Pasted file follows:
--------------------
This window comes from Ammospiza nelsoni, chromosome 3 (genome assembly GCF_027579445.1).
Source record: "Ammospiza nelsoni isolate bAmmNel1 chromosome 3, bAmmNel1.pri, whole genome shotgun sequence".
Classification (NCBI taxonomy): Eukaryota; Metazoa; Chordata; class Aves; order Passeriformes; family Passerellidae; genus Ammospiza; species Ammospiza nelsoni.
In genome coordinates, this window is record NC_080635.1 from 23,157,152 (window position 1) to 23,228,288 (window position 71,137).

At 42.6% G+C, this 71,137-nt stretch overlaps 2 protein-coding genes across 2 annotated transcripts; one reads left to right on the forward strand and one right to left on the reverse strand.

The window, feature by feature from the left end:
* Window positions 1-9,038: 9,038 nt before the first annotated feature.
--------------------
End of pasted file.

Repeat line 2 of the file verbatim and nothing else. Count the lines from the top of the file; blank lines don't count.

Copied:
Source record: "Ammospiza nelsoni isolate bAmmNel1 chromosome 3, bAmmNel1.pri, whole genome shotgun sequence".